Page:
I was listening to the Adam Carolla podcast this morning (as I do most mornings when walking my dogs) and Adam, as he is wont to do, began to rant. And this rant captured my attention because it had to do with legal issues and movies, two of my favorite subjects.

Adam was talking about shooting his movie Road Hard, and how he had taken a black marker and blacked out the Nike swoosh on his shoes, but the wardrobe department kept putting gaffer tape on his shoes to make sure that the swoosh was completely covered.  (You can listen to the rant here starting at 18:12.)  Adam was complaining about the fact that although the swoosh was gone, now it looked like his character wore gaffer tape on his shoes, which is just stupid.  But what struck me when listening to the rant was that even though Adam is the producer, writer, director and star of the movie, and even though he knew that there was no legal reason to block out the Nike swoosh, he just didn’t tell the wardrobe mistress to get away from him with the gaffer tape, clean the black marker off his shoes, and go on with making the movie without dealing with such nonsense.

Why does this happen?  When did filmmakers get the (completely wrong) memo that all trademarks need to be removed from their clothing (and presumably cars, refrigerators, toasters and any other products seen in the movie)?

First, let me make it clear to any filmmakers out there who are making a movie and are worried about having to dummy up fake brands of soda and ketchup to dress the dinner table, THERE IS NO NEED TO DO SO. So long as the character are simply using the product in the normal way it is intended (drinking a soda, wearing a shoe, driving a car), there is absolutely no need or requirement to block out the logos or the name of the product.  And it’s perfectly fine for characters in your movie to talk about products and places in the movie (“I’ll have a Coke,” “Let’s go to McDonalds,” “Where’s my IPhone?”)  For god’s sake, Pulp Fiction has a seminal scene in which the characters talk about nothing but the Burger King Quarter Pounder with Cheese.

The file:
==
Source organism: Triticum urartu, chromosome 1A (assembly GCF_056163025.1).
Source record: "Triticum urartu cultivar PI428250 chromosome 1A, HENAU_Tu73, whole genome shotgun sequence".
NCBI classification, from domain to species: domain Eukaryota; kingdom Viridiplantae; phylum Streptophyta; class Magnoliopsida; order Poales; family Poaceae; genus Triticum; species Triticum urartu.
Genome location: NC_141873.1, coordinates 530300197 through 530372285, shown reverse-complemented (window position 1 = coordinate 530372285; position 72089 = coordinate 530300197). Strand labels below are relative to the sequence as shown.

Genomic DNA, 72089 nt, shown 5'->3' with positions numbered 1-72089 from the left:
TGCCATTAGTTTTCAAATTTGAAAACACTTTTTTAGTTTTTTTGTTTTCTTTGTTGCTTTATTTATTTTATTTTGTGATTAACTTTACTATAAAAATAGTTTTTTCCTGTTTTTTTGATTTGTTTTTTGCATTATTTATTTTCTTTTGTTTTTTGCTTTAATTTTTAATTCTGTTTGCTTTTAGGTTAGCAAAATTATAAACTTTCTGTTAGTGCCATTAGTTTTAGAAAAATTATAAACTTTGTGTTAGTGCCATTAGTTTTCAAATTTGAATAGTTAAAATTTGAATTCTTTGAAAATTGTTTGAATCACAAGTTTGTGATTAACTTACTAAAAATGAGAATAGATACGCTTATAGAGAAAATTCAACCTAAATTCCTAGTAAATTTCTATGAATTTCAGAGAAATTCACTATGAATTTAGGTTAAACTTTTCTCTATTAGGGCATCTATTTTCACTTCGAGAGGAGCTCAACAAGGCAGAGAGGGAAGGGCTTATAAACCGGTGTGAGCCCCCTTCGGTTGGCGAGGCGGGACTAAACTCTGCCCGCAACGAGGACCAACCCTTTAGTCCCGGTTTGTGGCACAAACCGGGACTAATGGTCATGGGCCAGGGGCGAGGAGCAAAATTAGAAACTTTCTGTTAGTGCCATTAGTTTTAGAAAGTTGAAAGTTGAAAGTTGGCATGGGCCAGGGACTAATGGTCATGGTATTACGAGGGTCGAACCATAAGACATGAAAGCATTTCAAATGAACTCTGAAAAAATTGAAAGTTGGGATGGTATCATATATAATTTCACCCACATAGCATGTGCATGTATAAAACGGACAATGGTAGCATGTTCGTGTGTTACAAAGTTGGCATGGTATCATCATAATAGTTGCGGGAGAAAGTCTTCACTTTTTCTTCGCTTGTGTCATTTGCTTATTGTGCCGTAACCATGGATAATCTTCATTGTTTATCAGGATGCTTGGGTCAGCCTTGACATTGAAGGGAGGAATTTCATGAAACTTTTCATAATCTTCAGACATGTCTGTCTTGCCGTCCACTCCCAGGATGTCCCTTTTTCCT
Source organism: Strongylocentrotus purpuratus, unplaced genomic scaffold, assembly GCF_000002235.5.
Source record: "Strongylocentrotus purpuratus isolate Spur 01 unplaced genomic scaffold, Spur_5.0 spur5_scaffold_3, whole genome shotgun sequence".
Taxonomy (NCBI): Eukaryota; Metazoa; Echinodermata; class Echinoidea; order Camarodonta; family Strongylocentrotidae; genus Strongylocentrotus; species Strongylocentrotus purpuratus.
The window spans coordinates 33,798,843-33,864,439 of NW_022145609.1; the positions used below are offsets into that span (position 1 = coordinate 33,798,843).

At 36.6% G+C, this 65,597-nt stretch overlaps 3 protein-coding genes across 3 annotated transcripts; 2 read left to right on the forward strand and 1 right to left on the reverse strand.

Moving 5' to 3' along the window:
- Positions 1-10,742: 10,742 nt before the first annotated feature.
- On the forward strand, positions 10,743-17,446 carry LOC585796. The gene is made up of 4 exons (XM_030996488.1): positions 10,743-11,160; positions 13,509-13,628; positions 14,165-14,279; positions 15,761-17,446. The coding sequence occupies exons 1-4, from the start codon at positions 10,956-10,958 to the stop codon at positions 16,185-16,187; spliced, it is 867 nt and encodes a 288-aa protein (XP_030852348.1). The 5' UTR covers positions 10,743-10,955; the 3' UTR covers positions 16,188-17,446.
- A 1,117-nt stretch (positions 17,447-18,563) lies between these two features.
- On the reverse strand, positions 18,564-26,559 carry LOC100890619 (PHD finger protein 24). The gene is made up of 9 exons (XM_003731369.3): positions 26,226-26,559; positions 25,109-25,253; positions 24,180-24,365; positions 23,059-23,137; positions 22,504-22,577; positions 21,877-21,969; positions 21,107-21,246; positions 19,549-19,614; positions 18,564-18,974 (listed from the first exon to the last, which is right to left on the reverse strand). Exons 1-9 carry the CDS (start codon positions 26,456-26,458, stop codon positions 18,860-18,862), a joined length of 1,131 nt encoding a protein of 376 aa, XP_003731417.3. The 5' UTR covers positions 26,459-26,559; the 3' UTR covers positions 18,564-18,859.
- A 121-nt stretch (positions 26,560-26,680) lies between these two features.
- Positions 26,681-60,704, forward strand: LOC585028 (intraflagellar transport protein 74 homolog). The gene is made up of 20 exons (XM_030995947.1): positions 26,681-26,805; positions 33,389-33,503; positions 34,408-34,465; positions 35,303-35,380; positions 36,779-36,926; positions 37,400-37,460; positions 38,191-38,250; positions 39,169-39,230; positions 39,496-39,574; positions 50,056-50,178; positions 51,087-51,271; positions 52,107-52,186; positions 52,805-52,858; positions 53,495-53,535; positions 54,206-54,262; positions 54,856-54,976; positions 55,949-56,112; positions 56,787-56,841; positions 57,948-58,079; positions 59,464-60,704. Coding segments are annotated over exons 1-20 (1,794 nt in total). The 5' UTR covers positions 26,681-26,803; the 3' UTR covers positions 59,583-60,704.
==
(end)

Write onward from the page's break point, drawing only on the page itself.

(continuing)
So, if it’s not required by law, how did this get started?  Well, one reason is that it’s a carry-over from reality television.  On most reality shows, logos get blurred out.  Again, this is not a legal requirement it’s because the show is probably sponsored by a food, drink, or clothing company and the network doesn’t want to risk pissing off a sponsor.  If the show gets sponsored by Pepsi, they are not going to be happy if everyone is drinking Coke, and vice-versa.  Since the producers of the reality show doesn’t usually know who the sponsors will be when filming, they play it safe and blur out all of the products, to avoid possibly problems down the road.

The same goes for major motion pictures.  Because of the possible cross-promotion opportunities, when making a big-budget blockbuster like Transformers or Iron Man, deals will be made regarding cars, clothes, watches, and other products seen in the film.  That will mean that the studio will sometimes agree not to show competing brands in the film.

But you, my loyal reader, probably don’t have those kind of concerns.  If you’re making your own movie, you probably do not have any sponsorship deals.  So don’t worry about covering up brands in your films.

I do have one small caveat to this rule.  If someone is going to use the product in an unusual way, then you may want to create a fake product.  For example, if someone in the film was going to drink a poisoned soda and die a horrible death, you might be better off mocking up a fake can, rather than using a Coke.  Do I think that if you did so you would be infringing Coke’s trademark? No, I don’t.  But, unless it’s critically important to the plot that you use a name brand, I would advise against it, just to ensure that you don’t get entangled in a baseless lawsuit.